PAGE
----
elijah cummings was one of the great ones

October 17, 2019
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It was late at night and I was in West Baltimore, at the corner of Pennsylvania and North Avenues. The intersection was filled with Black people who were angry about the murder of Freddie Gray, as well as so many other murders carried out by the Baltimore Police Department. The pain and the tension were palpable. There had already been an uprising that had led to people overrunning the CVS at that corner. It was not clear what was going to happen next but there a mob of stone-faced policemen in riot gear was standing in a row nearby, like an occupying army. There was a curfew in effect that the cops were threatening to enforce, but it didn’t look like the citizens were willing to obey — they’d had enough. Another clash appeared imminent. 

There are very few elected politicians who could or would have been able to walk into a crowd of angry young men and command their respect and their attention. But the people of West Baltimore knew that their Congressman, Elijah Cummings, was the real deal. He was no stranger to these streets. When he picked up a megaphone and calmly spoke to the crowd, he acknowledged their pain while also defusing the moment. I also saw him huddling with police leadership and urging them to hold back. That night the curfew came and went without incident, the police stood down, and the people were able to make their anger known and then trickle off toward home after 11:30pm. Cummings showed us that night that he was more than a politician, he was a true representative of his community — and a real leader. 

Elijah Cummings died early this morning in a Baltimore hospital at the age of 68.

Cummings was like a lion in human form. He was a fighter, a leader, a tireless champion for the people. I’ll never forget seeing him in his Congressional hearings, roaring from behind the dais about the truth, pushing back against the lunacy of the Republican party as they attacked Secretary of State Clinton (during the Obama administration), or defended the lunacy of President Trump. He took the House of Representatives Oversight Committee, of which he was chairman, very seriously. Many will remember him for battling with the buffoon-in-chief during the last year of his life, but while Trump was baselessly and bombastically denigrating Baltimore, the Congressman had a dignified response—”Mr. President,” he tweeted, “I go home to my district daily. Each morning, I wake up, and I go and fight for my neighbors. It is my constitutional duty to conduct oversight of the Executive Branch. But, it is my moral duty to fight for my constituents.” Cummings definitely seemed to approach his work in Congress as a moral duty — one of those rare politicians who seemed to be after much more than personal gain, and a true servant of the people, fighting to make their lives better.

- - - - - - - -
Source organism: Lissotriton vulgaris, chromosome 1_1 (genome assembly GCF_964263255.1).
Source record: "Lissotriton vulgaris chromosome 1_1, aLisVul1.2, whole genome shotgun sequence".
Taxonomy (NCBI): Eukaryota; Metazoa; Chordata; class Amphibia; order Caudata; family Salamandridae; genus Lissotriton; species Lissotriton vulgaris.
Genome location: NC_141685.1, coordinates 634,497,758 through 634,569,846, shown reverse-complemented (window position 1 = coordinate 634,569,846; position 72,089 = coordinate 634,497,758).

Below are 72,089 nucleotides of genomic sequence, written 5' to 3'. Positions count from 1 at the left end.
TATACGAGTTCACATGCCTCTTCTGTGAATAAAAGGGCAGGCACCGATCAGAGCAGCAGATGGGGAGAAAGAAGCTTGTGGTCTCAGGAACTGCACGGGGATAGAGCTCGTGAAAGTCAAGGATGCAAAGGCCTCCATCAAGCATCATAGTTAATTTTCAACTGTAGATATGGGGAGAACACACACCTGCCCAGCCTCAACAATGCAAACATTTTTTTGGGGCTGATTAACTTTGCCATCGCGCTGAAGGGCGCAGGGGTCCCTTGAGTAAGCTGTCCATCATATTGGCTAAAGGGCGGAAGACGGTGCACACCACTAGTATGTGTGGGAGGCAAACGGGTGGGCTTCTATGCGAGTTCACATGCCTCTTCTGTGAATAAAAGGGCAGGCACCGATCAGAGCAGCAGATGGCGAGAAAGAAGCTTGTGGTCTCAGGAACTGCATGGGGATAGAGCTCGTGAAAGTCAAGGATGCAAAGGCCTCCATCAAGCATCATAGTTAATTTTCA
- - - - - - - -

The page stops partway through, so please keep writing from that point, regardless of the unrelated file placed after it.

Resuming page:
I met and interviewed Rep. Cummings on several occasions, and what stands out is his dignity. He was a politician who spoke from the heart, not from talking points, and he had a voice that sounded like he was an old-school preacher.

Cummings was a Congressman who represented Maryland’s 7th district — which covers the Black half of Baltimore (the 7th district is about 60% Black) — and the people there loved him enough to elect him to Congress 13 times. He served in the House of Representatives for 23 years with dignity and distinction. He was a true son of Baltimore, born there in 1951 and raised there by sharecroppers who became preachers, graduating from Howard University before receiving his law degree from the University of Maryland. 

We need more politicians like Cummings, people who are true public servants, who speak the truth whether or not it polls well, and who are such a part of the fabric of their communities that they can command respect both in the hearings and in the streets. Cummings will never be forgotten and he will be missed. 



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